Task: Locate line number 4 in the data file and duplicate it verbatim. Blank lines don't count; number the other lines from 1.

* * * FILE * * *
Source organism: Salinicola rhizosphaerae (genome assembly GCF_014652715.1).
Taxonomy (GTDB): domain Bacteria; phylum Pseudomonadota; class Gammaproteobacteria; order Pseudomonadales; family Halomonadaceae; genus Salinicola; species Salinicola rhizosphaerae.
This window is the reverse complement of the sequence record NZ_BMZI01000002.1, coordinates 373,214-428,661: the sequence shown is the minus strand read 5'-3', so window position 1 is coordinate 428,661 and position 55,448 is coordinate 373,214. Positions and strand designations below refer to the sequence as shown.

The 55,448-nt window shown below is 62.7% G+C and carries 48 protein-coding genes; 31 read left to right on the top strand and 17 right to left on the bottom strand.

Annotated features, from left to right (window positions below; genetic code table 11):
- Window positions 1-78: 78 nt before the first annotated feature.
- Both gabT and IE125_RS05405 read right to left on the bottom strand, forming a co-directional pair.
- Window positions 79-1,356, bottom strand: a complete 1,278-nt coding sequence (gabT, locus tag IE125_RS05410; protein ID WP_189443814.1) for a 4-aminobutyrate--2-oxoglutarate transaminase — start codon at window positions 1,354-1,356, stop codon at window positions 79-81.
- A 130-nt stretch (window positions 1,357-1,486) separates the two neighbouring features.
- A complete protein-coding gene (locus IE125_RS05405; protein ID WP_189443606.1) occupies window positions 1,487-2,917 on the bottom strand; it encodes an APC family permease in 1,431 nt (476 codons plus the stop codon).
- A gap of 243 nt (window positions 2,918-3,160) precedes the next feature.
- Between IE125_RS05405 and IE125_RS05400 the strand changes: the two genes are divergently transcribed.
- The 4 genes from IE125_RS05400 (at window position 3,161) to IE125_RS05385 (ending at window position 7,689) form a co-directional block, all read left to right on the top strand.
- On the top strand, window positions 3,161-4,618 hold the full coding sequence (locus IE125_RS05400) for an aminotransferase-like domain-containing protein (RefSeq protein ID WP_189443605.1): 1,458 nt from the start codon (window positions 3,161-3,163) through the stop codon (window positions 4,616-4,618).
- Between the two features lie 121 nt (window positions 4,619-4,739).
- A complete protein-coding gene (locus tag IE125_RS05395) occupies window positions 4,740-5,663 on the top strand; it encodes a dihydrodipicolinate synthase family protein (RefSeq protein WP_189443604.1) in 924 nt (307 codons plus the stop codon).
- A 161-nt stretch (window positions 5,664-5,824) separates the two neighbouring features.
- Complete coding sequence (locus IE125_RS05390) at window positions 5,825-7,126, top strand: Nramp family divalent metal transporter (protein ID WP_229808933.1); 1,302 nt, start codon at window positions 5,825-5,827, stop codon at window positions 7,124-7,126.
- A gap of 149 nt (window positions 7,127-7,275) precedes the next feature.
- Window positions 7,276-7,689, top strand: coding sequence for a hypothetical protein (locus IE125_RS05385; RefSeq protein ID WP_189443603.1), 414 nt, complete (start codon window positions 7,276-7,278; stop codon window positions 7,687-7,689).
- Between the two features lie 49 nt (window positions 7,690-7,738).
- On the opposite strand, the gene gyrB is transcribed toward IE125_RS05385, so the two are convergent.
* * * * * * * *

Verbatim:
The 55,448-nt window shown below is 62.7% G+C and carries 48 protein-coding genes; 31 read left to right on the top strand and 17 right to left on the bottom strand.